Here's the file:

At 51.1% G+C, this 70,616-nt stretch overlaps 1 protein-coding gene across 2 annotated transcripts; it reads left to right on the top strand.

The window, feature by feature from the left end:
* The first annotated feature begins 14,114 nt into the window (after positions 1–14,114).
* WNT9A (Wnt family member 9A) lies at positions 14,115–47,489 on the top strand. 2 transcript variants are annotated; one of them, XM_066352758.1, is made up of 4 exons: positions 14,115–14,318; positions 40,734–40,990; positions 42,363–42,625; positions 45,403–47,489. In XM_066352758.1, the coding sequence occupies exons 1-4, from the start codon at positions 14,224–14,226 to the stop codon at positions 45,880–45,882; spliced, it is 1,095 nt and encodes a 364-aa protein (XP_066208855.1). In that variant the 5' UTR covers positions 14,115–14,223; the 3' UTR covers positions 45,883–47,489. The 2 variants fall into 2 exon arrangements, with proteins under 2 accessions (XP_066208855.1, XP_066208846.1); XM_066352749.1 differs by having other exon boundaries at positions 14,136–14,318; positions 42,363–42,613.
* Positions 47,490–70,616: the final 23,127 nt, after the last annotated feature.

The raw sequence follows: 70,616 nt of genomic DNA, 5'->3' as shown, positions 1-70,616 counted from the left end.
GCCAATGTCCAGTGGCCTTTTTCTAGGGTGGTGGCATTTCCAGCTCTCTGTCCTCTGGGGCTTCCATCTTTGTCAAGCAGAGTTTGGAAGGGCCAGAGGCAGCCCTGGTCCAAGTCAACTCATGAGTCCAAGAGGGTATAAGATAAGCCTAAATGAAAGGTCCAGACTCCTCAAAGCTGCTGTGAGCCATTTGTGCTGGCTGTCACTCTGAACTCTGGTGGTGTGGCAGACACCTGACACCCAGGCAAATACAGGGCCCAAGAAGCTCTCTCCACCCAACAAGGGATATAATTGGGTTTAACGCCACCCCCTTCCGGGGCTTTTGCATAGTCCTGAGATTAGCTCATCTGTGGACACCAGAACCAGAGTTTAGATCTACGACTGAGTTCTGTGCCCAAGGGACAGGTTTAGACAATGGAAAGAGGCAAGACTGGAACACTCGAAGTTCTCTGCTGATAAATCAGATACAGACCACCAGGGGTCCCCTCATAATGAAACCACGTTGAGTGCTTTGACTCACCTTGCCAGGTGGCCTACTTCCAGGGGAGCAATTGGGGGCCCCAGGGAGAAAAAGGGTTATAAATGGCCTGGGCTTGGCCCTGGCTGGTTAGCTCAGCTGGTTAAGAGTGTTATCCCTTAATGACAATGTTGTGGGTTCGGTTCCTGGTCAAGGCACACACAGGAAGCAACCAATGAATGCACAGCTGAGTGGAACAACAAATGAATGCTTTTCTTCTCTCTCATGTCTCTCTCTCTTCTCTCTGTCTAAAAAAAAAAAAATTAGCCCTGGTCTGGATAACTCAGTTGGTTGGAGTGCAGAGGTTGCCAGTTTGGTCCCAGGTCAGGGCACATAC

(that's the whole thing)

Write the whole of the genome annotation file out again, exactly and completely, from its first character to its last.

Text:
At 51.1% G+C, this 70,616-nt stretch overlaps 1 protein-coding gene across 2 annotated transcripts; it reads left to right on the top strand.

The window, feature by feature from the left end:
* The first annotated feature begins 14,114 nt into the window (after positions 1–14,114).
* WNT9A (Wnt family member 9A) lies at positions 14,115–47,489 on the top strand. 2 transcript variants are annotated; one of them, XM_066352758.1, is made up of 4 exons: positions 14,115–14,318; positions 40,734–40,990; positions 42,363–42,625; positions 45,403–47,489. In XM_066352758.1, the coding sequence occupies exons 1-4, from the start codon at positions 14,224–14,226 to the stop codon at positions 45,880–45,882; spliced, it is 1,095 nt and encodes a 364-aa protein (XP_066208855.1). In that variant the 5' UTR covers positions 14,115–14,223; the 3' UTR covers positions 45,883–47,489. The 2 variants fall into 2 exon arrangements, with proteins under 2 accessions (XP_066208855.1, XP_066208846.1); XM_066352749.1 differs by having other exon boundaries at positions 14,136–14,318; positions 42,363–42,613.
* Positions 47,490–70,616: the final 23,127 nt, after the last annotated feature.

The raw sequence follows: 70,616 nt of genomic DNA, 5'->3' as shown, positions 1-70,616 counted from the left end.
GCCAATGTCCAGTGGCCTTTTTCTAGGGTGGTGGCATTTCCAGCTCTCTGTCCTCTGGGGCTTCCATCTTTGTCAAGCAGAGTTTGGAAGGGCCAGAGGCAGCCCTGGTCCAAGTCAACTCATGAGTCCAAGAGGGTATAAGATAAGCCTAAATGAAAGGTCCAGACTCCTCAAAGCTGCTGTGAGCCATTTGTGCTGGCTGTCACTCTGAACTCTGGTGGTGTGGCAGACACCTGACACCCAGGCAAATACAGGGCCCAAGAAGCTCTCTCCACCCAACAAGGGATATAATTGGGTTTAACGCCACCCCCTTCCGGGGCTTTTGCATAGTCCTGAGATTAGCTCATCTGTGGACACCAGAACCAGAGTTTAGATCTACGACTGAGTTCTGTGCCCAAGGGACAGGTTTAGACAATGGAAAGAGGCAAGACTGGAACACTCGAAGTTCTCTGCTGATAAATCAGATACAGACCACCAGGGGTCCCCTCATAATGAAACCACGTTGAGTGCTTTGACTCACCTTGCCAGGTGGCCTACTTCCAGGGGAGCAATTGGGGGCCCCAGGGAGAAAAAGGGTTATAAATGGCCTGGGCTTGGCCCTGGCTGGTTAGCTCAGCTGGTTAAGAGTGTTATCCCTTAATGACAATGTTGTGGGTTCGGTTCCTGGTCAAGGCACACACAGGAAGCAACCAATGAATGCACAGCTGAGTGGAACAACAAATGAATGCTTTTCTTCTCTCTCATGTCTCTCTCTCTTCTCTCTGTCTAAAAAAAAAAAAATTAGCCCTGGTCTGGATAACTCAGTTGGTTGGAGTGCAGAGGTTGCCAGTTTGGTCCCAGGTCAGGGCACATAC